Geoff Lawson says in the highly competitive world in which we operate, it’s best to step back and remember that regardless of where our business or sports endeavours take us, we must remain civilised and retain our humanity.
Sometimes I watch the way people around me behave in sport and business and I despair. It seems that we often get so carried away by the need for success – to get runs on the board – that we forget to respect one another as individuals.
I had the goggle box tuned in the other day and, much to the chagrin of the wife, found myself in a more frenetic channel surfing mode than usual. It seemed there were almost more sports being played than available channels. As a sports coaching and commentating professional, watching TV is just like undergoing CPD – without the need to leave the lounge room and with the luxury of an occasional bonus cup of tea and a bikkie. My subscription to the major pay television network is invaluable when doing my homework on cricket played around the globe.
Other sports I’ve been able to watch while doing my ‘homework’ have included the baseball play offs, Rugby World Cup and the Aussie footy finals of all codes. Then there’s golf from various points on the planet, athletics, cycle racing, motor sports – both two and four wheels, tennis, including the Davis Cup rubber just down the road at Royal Sydney Golf Club and of course there was cricket from England, India, West Indies and South Africa – in any given weekend, there really are very few blank spots.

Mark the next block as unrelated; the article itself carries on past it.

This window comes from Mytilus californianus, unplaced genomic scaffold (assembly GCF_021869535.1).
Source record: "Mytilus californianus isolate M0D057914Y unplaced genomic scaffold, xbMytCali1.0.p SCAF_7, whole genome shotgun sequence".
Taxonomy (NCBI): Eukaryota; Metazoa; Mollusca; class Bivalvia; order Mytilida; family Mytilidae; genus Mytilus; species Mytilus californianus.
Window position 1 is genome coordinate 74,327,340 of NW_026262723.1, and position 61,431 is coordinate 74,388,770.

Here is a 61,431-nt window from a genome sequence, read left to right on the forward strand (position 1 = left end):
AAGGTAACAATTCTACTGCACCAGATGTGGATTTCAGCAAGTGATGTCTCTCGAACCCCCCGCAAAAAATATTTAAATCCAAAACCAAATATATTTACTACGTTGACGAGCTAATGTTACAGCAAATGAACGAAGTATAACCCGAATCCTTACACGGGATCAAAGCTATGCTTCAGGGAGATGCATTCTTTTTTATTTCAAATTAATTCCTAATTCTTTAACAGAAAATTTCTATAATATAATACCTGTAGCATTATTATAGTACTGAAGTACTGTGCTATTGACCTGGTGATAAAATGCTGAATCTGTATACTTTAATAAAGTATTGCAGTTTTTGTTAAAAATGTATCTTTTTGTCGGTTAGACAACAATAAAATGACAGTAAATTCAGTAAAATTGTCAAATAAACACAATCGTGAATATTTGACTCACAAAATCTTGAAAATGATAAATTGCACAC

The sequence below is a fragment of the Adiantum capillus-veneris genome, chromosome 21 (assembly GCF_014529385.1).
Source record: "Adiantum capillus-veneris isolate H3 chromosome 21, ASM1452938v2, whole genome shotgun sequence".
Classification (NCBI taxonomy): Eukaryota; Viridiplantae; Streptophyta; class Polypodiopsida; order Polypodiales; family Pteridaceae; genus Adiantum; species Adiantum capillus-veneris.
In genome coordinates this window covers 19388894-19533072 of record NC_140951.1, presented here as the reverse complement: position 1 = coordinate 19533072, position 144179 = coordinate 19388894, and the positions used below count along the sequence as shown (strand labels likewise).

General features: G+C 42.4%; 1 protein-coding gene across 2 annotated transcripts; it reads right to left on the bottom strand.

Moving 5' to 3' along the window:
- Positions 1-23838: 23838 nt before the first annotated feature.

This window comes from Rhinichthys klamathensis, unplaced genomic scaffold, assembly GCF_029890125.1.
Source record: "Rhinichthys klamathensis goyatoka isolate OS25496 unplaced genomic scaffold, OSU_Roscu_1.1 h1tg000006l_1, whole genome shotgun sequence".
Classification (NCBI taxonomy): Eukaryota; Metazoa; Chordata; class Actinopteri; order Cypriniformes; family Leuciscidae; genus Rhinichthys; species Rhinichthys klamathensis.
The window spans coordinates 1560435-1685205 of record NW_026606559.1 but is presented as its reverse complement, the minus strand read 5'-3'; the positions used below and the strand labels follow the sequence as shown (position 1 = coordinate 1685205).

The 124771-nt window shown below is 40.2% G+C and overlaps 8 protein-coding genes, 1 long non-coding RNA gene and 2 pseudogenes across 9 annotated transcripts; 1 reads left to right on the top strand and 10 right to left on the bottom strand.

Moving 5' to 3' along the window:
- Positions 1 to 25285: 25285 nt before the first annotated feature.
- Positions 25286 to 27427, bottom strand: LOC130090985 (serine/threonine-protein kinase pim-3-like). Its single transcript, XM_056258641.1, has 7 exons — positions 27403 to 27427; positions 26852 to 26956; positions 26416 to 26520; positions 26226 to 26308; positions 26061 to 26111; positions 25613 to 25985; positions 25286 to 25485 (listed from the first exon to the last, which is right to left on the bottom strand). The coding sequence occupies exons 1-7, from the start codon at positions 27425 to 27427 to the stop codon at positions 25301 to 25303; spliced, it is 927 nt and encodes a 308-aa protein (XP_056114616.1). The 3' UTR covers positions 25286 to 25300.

We want our guys and girls to do well, hopefully win, but
at the same time we appreciate the efforts and ambitions of the foe…
Sports Minded Nations
Australia has the reputation of being a sports-minded nation. Throughout most parts of the country, our climate is so good that we feel compelled to get outside and play. Even in Melbourne, where the weather can be unkind, sport is high on the agenda. Actually, our southern state has the deserved reputation as the World’s Ultimate Sports City.
Melburnians love nothing better than to wrap up in their winter woollies and head down to the ‘ G’ to watch their favourite Aussie Rules teams run around when the temperature drops to single figures and the forecast is for rain.
The crowd at this year’s AFL Grand Final was only a few hundred under 100,000! They kept warm by huddling together, shouting encouragement to their teams and abusing the opposition and umpires. It’s a wonderful tradition.
Sport is undeniably ingrained in the fibre of our culture (despite the fact that we’re constantly threatened by video games and the newer generation’s penchant for exercise through the TV monitor and associated devices).
I like to think Australians (not every single one of us, but certainly the vast majority), are ‘good sports’. We want our guys and girls to do well, hopefully win, but at the same time we appreciate the efforts and ambitions of the foe. Sport is played ‘between the lines’ – an enemy during game time becomes a friend or at least a respected opponent when the bell sounds or the full time siren sings.